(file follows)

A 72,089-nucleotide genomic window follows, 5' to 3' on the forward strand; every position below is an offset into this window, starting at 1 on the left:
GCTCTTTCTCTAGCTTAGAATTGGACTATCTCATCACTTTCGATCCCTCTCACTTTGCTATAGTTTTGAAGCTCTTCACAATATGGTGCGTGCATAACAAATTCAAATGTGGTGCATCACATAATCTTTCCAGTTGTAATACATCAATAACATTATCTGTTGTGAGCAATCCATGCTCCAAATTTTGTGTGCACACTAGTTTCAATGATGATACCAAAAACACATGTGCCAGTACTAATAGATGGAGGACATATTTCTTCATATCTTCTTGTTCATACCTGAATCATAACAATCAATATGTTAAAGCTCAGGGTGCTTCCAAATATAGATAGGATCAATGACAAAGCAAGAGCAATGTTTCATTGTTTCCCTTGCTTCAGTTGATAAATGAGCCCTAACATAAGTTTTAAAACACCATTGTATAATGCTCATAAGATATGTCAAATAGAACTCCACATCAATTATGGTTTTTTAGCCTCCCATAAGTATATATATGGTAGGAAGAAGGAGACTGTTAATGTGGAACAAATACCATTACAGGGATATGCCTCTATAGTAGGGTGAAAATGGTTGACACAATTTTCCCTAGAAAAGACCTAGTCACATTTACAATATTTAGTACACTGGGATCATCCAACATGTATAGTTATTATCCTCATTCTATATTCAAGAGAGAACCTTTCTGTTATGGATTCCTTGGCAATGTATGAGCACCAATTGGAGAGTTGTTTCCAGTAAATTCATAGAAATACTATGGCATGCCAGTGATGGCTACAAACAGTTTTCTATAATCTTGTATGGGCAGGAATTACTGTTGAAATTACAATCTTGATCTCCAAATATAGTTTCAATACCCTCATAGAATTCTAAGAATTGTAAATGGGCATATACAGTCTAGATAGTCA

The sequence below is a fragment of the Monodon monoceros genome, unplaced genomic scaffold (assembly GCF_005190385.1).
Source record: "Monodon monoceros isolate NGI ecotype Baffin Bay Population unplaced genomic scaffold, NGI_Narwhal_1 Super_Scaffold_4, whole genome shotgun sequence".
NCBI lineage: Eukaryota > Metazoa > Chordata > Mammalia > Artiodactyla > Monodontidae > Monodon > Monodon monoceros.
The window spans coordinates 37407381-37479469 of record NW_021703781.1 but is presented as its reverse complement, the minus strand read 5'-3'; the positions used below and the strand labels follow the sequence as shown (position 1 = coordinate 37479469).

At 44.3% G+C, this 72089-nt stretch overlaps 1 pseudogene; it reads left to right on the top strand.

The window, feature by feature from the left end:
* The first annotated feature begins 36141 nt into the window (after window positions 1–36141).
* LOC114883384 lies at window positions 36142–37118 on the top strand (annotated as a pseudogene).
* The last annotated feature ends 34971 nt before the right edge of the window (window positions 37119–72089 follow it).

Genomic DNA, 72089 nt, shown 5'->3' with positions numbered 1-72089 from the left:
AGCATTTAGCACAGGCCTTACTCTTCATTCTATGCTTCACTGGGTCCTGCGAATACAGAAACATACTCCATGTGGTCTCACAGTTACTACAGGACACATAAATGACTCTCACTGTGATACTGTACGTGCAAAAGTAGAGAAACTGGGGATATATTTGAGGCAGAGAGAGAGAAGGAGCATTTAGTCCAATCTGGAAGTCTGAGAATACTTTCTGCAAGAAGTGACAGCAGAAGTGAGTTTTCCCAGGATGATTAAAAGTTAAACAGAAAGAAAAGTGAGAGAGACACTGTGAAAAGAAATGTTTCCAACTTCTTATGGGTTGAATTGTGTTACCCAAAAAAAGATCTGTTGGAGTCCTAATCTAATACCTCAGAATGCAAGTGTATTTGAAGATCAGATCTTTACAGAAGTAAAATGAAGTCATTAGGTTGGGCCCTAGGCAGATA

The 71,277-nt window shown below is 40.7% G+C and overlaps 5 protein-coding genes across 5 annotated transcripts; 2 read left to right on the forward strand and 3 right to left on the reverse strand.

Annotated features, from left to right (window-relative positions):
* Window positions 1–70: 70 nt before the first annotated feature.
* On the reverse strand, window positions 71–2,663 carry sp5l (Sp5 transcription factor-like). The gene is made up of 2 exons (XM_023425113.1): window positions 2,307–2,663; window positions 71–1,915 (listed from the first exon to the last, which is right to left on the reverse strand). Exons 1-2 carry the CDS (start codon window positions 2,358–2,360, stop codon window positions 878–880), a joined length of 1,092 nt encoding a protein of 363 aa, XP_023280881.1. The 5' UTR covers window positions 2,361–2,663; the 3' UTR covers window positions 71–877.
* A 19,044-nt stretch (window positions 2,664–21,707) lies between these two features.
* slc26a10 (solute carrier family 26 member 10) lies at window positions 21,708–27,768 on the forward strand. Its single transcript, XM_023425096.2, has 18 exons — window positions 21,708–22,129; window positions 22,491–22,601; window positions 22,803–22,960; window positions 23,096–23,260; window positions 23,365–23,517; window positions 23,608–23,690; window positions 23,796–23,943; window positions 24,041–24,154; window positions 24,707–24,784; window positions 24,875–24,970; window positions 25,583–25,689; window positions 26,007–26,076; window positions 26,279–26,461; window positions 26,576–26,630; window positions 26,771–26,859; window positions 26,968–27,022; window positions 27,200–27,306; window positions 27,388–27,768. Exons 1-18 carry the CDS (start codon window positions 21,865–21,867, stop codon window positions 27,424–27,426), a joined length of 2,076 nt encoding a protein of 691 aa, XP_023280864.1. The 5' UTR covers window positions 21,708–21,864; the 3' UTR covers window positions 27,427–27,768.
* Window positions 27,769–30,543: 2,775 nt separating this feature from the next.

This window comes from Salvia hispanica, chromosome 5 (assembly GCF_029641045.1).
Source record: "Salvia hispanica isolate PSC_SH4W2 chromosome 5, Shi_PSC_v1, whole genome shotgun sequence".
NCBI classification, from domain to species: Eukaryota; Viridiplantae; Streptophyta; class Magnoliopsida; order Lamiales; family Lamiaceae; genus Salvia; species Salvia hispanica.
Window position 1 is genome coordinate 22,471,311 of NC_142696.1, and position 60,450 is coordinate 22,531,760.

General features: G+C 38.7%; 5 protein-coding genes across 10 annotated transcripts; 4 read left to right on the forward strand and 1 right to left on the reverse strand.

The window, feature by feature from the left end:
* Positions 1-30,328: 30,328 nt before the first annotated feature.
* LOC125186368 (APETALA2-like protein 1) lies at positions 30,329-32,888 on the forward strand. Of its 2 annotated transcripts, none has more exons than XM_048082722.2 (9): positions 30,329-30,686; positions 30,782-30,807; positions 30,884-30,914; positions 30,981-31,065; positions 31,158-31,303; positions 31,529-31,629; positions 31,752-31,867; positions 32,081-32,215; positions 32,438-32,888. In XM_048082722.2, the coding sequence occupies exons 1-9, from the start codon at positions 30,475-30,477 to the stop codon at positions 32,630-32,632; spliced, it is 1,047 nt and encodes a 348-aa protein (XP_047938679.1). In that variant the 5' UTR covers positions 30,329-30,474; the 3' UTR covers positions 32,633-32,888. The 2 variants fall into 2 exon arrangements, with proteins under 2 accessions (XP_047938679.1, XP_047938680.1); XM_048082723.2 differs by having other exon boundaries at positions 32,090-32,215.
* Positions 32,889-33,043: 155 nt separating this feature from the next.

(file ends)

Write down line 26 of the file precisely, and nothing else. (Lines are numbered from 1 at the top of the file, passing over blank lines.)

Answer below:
The window, feature by feature from the left end: